Unvaccinated Americans are rapidly becoming sick from the ultra-contagious delta variant. And they’re often getting extremely ill: More than 97% of people being hospitalized for COVID-19 in mid-July were unvaccinated, said Dr. Rochelle Walensky, director of the Centers for Disease Control and Prevention.
It’s a tragically predictable outcome, leading some politicians and pundits to unload their frustrations on the unvaccinated.
“It’s not a pandemic of ignorance,” quipped the Santa Monica Daily Press in an editorial about Los Angeles County’s spike in cases and hospitalizations. “This is a surge of straight stupidity.”
High levels of infections in unvaccinated people increase the risk to everyone, and headline after headline has documented the ensuing rage of the vaccinated. Unvaccinated Americans have been called “arrogant,” “selfish” “stupid,” “idiots” and worse for refusing to get the jab.
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Public health experts told USA TODAY that anger is understandable, widespread and unproductive. They even worry that shaming and blaming the unvaccinated could backfire — entrenching their decision rather than persuading them to get the shots.
The only way to end the death and suffering of COVID in the U.S. is to get millions of Americans vaccinated. Mandates may help. But insults, anger and dismissiveness are widely considered a terrible way to convince people to get vaccinated.
“If you’re going to call me an idiot … that isn’t encouragement,” Stephanie McClure, an assistant professor of biocultural medical anthropology at the University of Alabama, told USA TODAY. “You usually don’t get anywhere by attacking people.”
Shaming and insulting people is “not a very effective way to promote adoption of a behavior,” said McClure, who leads the Tuscaloosa, Alabama, team for CommuniVax, a national alliance advocating for historically underserved Black, Indigenous, and Latino populations amid the COVID-19 pandemic.
As a primary care doctor who sees patients daily Dr. Marlene Millen shared the exhaustion of the vaccinated as cases rise: “I’m tired, I’m burnt out … lately I’ve gotten to the end of my rope.”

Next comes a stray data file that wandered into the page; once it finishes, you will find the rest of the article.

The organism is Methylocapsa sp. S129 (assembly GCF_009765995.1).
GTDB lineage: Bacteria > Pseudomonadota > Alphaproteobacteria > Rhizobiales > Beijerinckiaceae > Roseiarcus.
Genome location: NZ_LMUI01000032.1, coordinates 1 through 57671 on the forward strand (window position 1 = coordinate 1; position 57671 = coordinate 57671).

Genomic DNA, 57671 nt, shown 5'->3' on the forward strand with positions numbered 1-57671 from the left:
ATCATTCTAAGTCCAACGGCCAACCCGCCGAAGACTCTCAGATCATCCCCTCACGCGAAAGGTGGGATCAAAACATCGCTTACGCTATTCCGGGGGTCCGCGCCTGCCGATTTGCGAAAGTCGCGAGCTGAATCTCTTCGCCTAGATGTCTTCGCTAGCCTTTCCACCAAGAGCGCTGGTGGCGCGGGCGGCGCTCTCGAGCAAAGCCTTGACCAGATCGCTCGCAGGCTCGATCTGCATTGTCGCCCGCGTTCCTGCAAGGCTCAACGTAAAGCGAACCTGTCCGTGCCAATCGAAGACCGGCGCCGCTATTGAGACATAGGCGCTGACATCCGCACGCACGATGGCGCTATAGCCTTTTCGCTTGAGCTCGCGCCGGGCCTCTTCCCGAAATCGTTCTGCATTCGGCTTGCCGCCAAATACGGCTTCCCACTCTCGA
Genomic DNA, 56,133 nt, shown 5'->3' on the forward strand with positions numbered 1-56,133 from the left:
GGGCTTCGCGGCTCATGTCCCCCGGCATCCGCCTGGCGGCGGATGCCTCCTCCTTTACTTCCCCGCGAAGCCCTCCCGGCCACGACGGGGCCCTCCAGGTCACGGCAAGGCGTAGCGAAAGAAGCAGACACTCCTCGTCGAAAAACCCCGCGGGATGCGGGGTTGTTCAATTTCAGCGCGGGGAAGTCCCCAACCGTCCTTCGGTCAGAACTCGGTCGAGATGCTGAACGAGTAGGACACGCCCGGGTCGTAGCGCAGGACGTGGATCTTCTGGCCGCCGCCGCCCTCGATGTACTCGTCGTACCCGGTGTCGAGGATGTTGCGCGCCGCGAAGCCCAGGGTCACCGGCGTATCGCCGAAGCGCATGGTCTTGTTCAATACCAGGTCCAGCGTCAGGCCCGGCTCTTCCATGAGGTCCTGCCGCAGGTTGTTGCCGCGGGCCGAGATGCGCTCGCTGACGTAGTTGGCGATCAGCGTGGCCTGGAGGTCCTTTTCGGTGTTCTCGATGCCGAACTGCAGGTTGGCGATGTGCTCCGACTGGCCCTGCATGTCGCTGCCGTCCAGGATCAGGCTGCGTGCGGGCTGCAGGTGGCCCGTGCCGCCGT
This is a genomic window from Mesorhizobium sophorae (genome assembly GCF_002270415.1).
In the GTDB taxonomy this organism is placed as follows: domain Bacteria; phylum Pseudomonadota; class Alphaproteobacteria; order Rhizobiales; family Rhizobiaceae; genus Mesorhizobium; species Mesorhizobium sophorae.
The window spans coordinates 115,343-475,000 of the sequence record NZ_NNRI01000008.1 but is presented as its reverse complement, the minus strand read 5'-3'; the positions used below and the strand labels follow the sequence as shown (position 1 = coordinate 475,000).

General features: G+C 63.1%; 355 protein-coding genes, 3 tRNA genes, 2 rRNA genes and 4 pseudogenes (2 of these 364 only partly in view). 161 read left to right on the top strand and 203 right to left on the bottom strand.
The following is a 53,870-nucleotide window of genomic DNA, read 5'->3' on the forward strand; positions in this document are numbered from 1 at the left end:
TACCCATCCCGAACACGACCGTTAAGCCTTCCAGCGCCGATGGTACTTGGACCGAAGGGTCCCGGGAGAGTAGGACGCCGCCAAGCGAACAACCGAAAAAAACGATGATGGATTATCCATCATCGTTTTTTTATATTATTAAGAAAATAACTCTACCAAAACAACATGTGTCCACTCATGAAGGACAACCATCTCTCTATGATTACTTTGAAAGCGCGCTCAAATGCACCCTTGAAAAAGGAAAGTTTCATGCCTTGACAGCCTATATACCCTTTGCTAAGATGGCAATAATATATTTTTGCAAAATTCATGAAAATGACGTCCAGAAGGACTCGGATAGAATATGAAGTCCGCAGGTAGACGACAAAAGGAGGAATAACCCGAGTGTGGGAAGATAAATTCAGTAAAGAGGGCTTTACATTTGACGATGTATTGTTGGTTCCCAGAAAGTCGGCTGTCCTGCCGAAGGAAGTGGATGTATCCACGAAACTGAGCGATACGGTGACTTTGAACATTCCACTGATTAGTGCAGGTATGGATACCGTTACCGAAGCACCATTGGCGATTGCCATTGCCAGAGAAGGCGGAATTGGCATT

But her experience has taught her that pointing fingers doesn’t help. Millen, a professor of medicine at the University of California San Diego, doesn’t like the “pandemic of the unvaccinated” moniker used by federal health authorities for that reason – it creates a gulf between vaccinated and unvaccinated.
Gleb Tsipursky, who holds a Ph.D. in the history of behavioral science, similarly doesn’t like the term: “You’re fixing them into these groups,” he said. Tsipursky is CEO of Disaster Avoidance Experts and authored a book about the risks of returning to the office amid a pandemic.
While some unvaccinated Americans are actively anti-vaccine, many of those who haven’t gotten the shot are held back by a number of factors that can still be addressed, Dr. Ashish Jha, dean of Brown University’s School of Public Health, told USA TODAY.
McClure has written that the term “vaccine hesitancy” can lump together the complex reasons some people have not yet gotten vaccinated. She said many are afraid, misinformed or mistrustful of authorities.
McClure’s conversations with unvaccinated people have revealed some have misperceptions that can be corrected – if only someone takes the time to listen. Some unvaccinated people fear side effects; others fear breakthrough infections; others struggle with health care literacy.
African Americans have been disproportionally affected by the pandemic, and know the U.S. health care system does not treat them equally, McClure said. That fuels fear and mistrust, and insults are “not going to motivate you to think differently.”
She worries the frustration she’s seeing among the vaccinated could be a precursor to dismissiveness: “We might as well not try.” She fears “then people just stay in their camps.”
Tsipursky said all major demographics of unvaccinated people don’t respond well to authorities telling them what to do.
Blame and insults are particularly counterproductive when dealing with people who may see the vaccine as a political issue. That tone creates defensive response where they are likely “lash out against authority” – even if it puts themselves at a greater risk.
Tsipursky prefers positive language: vaccinated people are doing their civic duty; they’re patriots; they’re protecting their families.
And Millen said family members can make a big difference. It’s especially effective to limit in-person gatherings with unvaccinated family until they get the shot, she said.
She hopes Americans will have patience with one another, especially among the latest deluge of news about the delta variant.
“I have a medical degree … and I’m having trouble keeping up,” she said.
She hopes a simple message doesn’t get lost in that noise: “The vaccines are working to prevent hospitalizations.” And vaccinated people still have a role to play: Following the CDC’s guidance about masking up again as scientists work to better understand how this latest iteration of the virus spreads.
She hopes the nation can “work together and not point fingers. It’s not productive.”
Contributing: Daniel Funke, USA TODAY